Taking note: The long wait
The late-afternoon mix of natural and artificial light was setting in, casting a glow upon the airport concourse and its endless stretch of gleaming tiles.
I was just about to follow the long line of shining tiles to my gate when my phone lit up with a notification. My flight was delayed. Again. Another couple of hours to pass during an already long layover.
Another couple of hours tacked on to my initially anticipated arrival time.
And although this was a few years ago now, I still remember that I couldn’t help but make a bit of a face at this news.
I was starting to feel restless, surrounded by these massive spaces, the constant arrivals and departures, all the people rushing from one place to the next, while I stayed still.
I was grateful to be in a comfortable chair near an outlet in a little atrium. It’s a blessing to be in this spot right now, rather than near the crowded gates, I thought to myself.
But the long hours of reading and attempting to work on my laptop were starting to wear thin with the knowledge that more time still laid ahead of me.
I packed up my things and decided to take a walk around the terminal. It was time to explore the endless line of storefronts, restaurants and gates.
Strangely enough, I’ve always enjoyed a little bit of airport sightseeing.
I always seem to find something I haven’t seen before: An art installation, a sculpture, a train that travels between terminals, an odd little shop or restaurant, or even concourses with their own distinct themes.
And this time, just as I was feeling a twinge of regret about an entirely unnecessary walk with a heavy backpack and suitcase, I stumbled upon something that delighted me.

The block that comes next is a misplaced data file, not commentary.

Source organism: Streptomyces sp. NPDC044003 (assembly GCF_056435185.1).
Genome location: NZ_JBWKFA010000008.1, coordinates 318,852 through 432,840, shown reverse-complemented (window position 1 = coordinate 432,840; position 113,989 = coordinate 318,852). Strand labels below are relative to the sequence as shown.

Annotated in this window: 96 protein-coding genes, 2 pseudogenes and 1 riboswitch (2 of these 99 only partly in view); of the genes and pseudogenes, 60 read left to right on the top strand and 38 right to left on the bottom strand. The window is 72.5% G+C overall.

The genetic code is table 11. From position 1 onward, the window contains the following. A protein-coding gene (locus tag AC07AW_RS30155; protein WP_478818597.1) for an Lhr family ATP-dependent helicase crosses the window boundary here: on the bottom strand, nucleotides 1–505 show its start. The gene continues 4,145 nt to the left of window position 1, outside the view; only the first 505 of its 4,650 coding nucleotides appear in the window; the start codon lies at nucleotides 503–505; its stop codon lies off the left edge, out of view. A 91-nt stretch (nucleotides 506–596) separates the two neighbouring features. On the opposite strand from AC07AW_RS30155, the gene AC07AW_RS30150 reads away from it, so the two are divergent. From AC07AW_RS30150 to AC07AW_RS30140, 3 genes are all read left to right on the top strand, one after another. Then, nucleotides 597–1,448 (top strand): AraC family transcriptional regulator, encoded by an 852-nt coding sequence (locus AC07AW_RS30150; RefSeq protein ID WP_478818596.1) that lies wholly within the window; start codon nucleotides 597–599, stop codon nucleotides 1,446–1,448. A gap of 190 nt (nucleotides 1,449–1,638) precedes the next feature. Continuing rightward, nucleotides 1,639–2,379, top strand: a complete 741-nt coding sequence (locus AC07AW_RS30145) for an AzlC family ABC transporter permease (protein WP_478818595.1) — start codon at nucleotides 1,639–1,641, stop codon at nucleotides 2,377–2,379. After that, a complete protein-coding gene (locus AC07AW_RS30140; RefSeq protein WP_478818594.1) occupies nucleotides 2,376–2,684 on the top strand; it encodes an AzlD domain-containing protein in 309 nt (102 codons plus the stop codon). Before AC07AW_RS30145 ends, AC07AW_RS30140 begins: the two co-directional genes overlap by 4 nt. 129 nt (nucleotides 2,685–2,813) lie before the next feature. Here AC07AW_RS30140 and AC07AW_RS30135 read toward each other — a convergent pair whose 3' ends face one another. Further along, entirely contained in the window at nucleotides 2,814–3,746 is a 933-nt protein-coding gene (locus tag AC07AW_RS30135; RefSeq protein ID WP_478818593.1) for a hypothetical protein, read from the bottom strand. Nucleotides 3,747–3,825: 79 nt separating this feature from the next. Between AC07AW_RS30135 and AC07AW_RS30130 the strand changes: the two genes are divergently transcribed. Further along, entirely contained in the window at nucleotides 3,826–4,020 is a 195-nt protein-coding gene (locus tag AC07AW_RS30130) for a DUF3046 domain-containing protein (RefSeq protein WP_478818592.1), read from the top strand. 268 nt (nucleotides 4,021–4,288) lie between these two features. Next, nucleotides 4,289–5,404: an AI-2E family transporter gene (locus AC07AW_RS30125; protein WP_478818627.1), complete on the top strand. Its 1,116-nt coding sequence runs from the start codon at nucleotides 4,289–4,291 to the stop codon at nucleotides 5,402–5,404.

As I descended an escalator, I found myself in a large, seemingly-underground passage filled with moving walkways and shining tiles.
The walls and ceiling were a rainbow of lighted panels, endlessly reflected off of the gleaming tiles in the low light.
It was the whole spectrum of colors, underground.
Bright neon lines hung from the ceiling to complement the rainbow panels. Blues fading into greens. Vibrant reds, oranges and yellows.
I couldn’t believe I’d never stumbled upon this passageway before on previous explorations of this airport.
But here it was, just for me, when I needed it the most.
When I needed something beautiful and surprising to focus on during this long wait.
Moments like this remind me just how much of life is passing the time while we wait.
And we spend a lot of time waiting: Waiting for that delayed flight, waiting for seasons to change, waiting for life to change.
It can seem like life is a whole waiting game if we let it be that way.
But it’s what we do in these periods of waiting that defines us.
Do we languish and find ourselves anxious, exhausted or unhappy as we await the next step?
Or do we make the most out of the wait? Do we find a way to make the present enjoyable or at least productive?
It matters what we do while we wait. How we spend the moments between steps.
Some people describe music as being made up of the spaces between notes. Maybe life is like that too. The waiting periods, the long silences, the gaps, are perhaps what fills out the song of life and makes it palatable, whole, important.
Because life is made of those in-between moments: The little conversations, the cups of coffee, the scribbled doodles, the gazes off into the distance and even walks around the airport that lead to passageways filled with light and color.
Despite this, we don’t always handle waiting very well, especially if we don’t assign the in-between moments their own value.
But if we have the right tools and the right mindset, at our disposal, we can try to make these in-between periods more meaningful, happier, better.
We can keep moving forward, even if what we await still hasn’t arrived.
We can put one foot in front of the other.
We can take it step by step, a few seconds at a time, enjoying the moment for what it is.
Because we just might discover something unexpectedly beautiful and illuminating while we wait.
EDITOR’S NOTE: Cecilia Brown is The Mining Journal’s city editor. She lives in Marquette and can be found hiking if the weather’s nice, or curled up with a book if not. Contact her at firstname.lastname@example.org.